The Apostle Paul speaks of these things that Harry dimly reflects, 

For as by the one man’s disobedience the many were made sinners, so by the one man’s obedience the many will be made righteous. Now the law came in to increase the trespass, but where sin increased, grace abounded all the more, so that, as sin reigned in death, grace also might reign through righteousness leading to eternal life through Jesus Christ our Lord.”
What Rowling has written connects us with something that runs deep and mythic, it points to the greater reality, the meta-narrative that we are all a part of. There is a story that we are all involved in and when we respond to certain works of fiction or a good film it is because it is touching something innate and fundamental to the reality of the world. C.S. Lewis puts it this way, “In the enjoyment of a great myth we come nearest to expressing as a concrete what can otherwise be understood only as an abstraction…It is only while receiving the myth as a story that you experience the principle concretely” While I love the Harry Potter films, in missing this key element, they have taken away the true power of the story, it’s connection with the profound reality of the universe. And I believe this is the reason that so many people, from all walks of life, all over the world have fallen in love with, “the boy who lived”.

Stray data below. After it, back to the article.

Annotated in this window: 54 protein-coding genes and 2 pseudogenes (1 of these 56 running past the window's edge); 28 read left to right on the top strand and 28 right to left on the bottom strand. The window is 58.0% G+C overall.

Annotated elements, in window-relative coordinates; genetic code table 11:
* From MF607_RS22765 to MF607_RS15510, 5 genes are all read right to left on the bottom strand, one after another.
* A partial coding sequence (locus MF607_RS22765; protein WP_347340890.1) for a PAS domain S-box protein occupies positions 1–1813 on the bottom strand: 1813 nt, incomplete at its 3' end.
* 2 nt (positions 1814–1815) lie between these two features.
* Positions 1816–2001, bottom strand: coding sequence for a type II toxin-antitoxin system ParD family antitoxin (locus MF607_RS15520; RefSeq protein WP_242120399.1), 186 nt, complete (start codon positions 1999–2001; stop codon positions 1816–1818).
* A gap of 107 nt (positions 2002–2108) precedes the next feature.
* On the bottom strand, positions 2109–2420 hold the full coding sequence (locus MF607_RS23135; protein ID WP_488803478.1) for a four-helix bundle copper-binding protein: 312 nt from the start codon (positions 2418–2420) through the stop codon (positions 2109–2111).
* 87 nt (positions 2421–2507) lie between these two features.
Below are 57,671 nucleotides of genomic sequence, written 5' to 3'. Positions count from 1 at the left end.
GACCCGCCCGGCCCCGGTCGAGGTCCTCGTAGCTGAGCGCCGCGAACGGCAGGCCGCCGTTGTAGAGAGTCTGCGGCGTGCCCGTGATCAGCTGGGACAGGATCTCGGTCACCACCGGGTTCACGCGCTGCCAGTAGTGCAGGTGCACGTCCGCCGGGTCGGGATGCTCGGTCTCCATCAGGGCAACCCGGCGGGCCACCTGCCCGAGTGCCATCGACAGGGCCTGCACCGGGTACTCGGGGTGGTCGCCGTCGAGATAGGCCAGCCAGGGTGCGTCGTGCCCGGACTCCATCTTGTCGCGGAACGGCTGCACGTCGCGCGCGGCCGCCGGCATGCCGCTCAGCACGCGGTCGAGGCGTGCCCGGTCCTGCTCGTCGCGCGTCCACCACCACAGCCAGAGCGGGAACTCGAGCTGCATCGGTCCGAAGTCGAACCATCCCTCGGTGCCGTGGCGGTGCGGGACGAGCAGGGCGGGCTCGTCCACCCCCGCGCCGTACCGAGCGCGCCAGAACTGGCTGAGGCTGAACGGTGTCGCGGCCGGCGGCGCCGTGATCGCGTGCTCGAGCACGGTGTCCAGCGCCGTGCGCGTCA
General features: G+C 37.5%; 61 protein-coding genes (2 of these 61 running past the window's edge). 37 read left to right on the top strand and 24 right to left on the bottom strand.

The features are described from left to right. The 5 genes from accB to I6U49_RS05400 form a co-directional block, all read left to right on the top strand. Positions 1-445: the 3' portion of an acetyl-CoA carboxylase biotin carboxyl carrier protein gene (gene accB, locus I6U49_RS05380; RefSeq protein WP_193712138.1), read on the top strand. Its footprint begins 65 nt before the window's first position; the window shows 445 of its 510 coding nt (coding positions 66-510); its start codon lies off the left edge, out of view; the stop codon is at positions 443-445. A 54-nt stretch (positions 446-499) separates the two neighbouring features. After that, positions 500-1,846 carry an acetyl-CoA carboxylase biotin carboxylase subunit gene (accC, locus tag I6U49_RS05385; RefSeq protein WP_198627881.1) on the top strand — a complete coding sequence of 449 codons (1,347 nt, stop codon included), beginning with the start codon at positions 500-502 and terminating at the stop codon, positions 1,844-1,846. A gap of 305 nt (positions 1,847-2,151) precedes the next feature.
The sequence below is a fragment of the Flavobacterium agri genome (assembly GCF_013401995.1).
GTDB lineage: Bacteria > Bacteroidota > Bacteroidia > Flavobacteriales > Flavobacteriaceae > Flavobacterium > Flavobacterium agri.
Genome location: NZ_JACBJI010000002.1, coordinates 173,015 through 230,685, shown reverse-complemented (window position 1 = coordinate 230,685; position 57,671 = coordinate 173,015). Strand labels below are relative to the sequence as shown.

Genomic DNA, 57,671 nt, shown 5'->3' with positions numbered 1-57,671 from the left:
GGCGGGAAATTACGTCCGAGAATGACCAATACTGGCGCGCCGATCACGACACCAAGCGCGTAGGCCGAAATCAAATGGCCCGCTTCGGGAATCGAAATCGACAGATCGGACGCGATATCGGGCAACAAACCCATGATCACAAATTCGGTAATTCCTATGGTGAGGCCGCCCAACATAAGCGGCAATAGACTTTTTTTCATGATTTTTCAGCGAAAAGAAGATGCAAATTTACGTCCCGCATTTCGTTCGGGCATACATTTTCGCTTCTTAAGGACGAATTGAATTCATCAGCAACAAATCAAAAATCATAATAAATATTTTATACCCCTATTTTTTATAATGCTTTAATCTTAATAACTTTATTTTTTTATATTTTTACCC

All quotes from “Harry Potter and the Deathly Hallows” from the Bloomsbury edition, 2007